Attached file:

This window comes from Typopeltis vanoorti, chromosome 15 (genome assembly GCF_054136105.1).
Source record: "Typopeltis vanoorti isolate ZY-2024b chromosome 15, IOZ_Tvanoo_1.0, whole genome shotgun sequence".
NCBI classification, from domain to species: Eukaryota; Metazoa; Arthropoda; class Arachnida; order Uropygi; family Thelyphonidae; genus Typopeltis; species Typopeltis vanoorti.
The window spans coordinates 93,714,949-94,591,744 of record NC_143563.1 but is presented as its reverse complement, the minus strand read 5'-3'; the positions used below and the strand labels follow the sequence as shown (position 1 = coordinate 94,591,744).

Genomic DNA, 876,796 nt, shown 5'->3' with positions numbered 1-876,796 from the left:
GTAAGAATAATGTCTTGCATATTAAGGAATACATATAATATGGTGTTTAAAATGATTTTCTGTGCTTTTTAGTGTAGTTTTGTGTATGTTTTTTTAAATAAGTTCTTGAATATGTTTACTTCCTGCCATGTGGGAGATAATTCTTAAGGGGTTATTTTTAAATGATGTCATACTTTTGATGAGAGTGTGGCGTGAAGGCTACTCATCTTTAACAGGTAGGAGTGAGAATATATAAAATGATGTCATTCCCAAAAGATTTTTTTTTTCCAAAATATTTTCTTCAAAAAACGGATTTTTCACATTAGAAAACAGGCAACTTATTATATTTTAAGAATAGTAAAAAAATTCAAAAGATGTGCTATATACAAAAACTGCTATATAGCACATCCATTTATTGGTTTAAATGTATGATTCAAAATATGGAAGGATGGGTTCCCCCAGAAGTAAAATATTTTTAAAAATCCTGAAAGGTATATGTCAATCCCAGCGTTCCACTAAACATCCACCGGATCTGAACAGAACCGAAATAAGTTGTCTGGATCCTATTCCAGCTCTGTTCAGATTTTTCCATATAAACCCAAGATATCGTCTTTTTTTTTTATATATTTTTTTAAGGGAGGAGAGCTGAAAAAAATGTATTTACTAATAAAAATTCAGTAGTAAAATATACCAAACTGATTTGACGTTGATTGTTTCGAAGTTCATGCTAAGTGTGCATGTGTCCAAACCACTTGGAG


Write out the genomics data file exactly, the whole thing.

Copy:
This window comes from Typopeltis vanoorti, chromosome 15 (genome assembly GCF_054136105.1).
Source record: "Typopeltis vanoorti isolate ZY-2024b chromosome 15, IOZ_Tvanoo_1.0, whole genome shotgun sequence".
NCBI classification, from domain to species: Eukaryota; Metazoa; Arthropoda; class Arachnida; order Uropygi; family Thelyphonidae; genus Typopeltis; species Typopeltis vanoorti.
The window spans coordinates 93,714,949-94,591,744 of record NC_143563.1 but is presented as its reverse complement, the minus strand read 5'-3'; the positions used below and the strand labels follow the sequence as shown (position 1 = coordinate 94,591,744).

Genomic DNA, 876,796 nt, shown 5'->3' with positions numbered 1-876,796 from the left:
GTAAGAATAATGTCTTGCATATTAAGGAATACATATAATATGGTGTTTAAAATGATTTTCTGTGCTTTTTAGTGTAGTTTTGTGTATGTTTTTTTAAATAAGTTCTTGAATATGTTTACTTCCTGCCATGTGGGAGATAATTCTTAAGGGGTTATTTTTAAATGATGTCATACTTTTGATGAGAGTGTGGCGTGAAGGCTACTCATCTTTAACAGGTAGGAGTGAGAATATATAAAATGATGTCATTCCCAAAAGATTTTTTTTTTCCAAAATATTTTCTTCAAAAAACGGATTTTTCACATTAGAAAACAGGCAACTTATTATATTTTAAGAATAGTAAAAAAATTCAAAAGATGTGCTATATACAAAAACTGCTATATAGCACATCCATTTATTGGTTTAAATGTATGATTCAAAATATGGAAGGATGGGTTCCCCCAGAAGTAAAATATTTTTAAAAATCCTGAAAGGTATATGTCAATCCCAGCGTTCCACTAAACATCCACCGGATCTGAACAGAACCGAAATAAGTTGTCTGGATCCTATTCCAGCTCTGTTCAGATTTTTCCATATAAACCCAAGATATCGTCTTTTTTTTTTATATATTTTTTTAAGGGAGGAGAGCTGAAAAAAATGTATTTACTAATAAAAATTCAGTAGTAAAATATACCAAACTGATTTGACGTTGATTGTTTCGAAGTTCATGCTAAGTGTGCATGTGTCCAAACCACTTGGAG